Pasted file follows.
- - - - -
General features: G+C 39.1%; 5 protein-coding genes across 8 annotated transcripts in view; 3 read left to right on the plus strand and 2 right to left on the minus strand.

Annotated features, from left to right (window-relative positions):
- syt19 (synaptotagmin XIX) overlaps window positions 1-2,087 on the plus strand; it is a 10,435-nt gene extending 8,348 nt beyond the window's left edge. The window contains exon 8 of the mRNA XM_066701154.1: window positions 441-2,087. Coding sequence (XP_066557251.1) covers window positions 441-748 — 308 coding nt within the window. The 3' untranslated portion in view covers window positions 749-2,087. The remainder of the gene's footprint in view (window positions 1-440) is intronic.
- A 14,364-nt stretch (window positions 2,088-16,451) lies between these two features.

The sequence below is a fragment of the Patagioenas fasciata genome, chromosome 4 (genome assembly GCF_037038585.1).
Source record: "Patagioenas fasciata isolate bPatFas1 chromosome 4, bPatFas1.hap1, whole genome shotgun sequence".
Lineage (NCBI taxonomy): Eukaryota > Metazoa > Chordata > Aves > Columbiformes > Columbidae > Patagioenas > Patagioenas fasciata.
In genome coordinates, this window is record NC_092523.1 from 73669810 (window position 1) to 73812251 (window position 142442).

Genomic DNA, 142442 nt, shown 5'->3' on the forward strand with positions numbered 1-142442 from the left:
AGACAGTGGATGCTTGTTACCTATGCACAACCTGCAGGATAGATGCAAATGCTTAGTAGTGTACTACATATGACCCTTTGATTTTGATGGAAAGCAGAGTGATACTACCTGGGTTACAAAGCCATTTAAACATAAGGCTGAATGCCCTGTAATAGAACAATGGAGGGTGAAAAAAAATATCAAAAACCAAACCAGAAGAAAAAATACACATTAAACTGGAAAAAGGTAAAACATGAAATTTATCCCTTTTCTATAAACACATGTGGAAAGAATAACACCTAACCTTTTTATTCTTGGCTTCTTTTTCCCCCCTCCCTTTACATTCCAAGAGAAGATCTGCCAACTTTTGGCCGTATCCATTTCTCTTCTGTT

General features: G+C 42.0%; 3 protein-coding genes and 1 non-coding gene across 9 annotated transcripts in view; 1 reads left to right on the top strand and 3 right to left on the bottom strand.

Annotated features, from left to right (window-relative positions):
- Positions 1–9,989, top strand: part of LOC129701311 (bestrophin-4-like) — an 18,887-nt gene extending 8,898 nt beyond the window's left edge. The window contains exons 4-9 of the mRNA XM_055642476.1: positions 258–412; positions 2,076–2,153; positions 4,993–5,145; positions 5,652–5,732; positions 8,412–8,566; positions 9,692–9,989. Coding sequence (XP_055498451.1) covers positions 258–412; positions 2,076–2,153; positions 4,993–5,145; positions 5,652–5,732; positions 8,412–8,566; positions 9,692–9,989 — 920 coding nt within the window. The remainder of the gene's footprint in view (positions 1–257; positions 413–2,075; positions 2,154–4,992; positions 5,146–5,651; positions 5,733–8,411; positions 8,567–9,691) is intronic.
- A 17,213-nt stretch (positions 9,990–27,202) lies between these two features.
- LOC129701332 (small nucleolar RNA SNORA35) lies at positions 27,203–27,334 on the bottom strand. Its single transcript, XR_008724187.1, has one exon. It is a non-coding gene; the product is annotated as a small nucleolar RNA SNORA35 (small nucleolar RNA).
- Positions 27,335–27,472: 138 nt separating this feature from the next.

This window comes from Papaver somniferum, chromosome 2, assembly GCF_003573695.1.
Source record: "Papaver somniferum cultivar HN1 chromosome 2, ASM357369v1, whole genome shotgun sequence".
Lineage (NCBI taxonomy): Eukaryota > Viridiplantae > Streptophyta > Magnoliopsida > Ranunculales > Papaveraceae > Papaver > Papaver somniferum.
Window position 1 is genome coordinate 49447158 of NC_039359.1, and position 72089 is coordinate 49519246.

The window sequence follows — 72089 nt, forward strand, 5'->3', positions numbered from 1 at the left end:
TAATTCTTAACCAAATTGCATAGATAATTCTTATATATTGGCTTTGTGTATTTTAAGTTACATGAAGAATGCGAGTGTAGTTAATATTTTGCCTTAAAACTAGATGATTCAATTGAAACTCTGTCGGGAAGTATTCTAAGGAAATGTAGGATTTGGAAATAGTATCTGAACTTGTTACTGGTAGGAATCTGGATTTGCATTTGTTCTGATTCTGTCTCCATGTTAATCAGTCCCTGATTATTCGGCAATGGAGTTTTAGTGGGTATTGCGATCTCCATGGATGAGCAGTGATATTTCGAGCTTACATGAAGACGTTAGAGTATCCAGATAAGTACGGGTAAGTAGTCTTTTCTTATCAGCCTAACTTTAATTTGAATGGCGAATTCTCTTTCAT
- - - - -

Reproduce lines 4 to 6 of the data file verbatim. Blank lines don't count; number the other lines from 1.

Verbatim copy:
- A 14,364-nt stretch (window positions 2,088-16,451) lies between these two features.

The sequence below is a fragment of the Patagioenas fasciata genome, chromosome 4 (genome assembly GCF_037038585.1).
Source record: "Patagioenas fasciata isolate bPatFas1 chromosome 4, bPatFas1.hap1, whole genome shotgun sequence".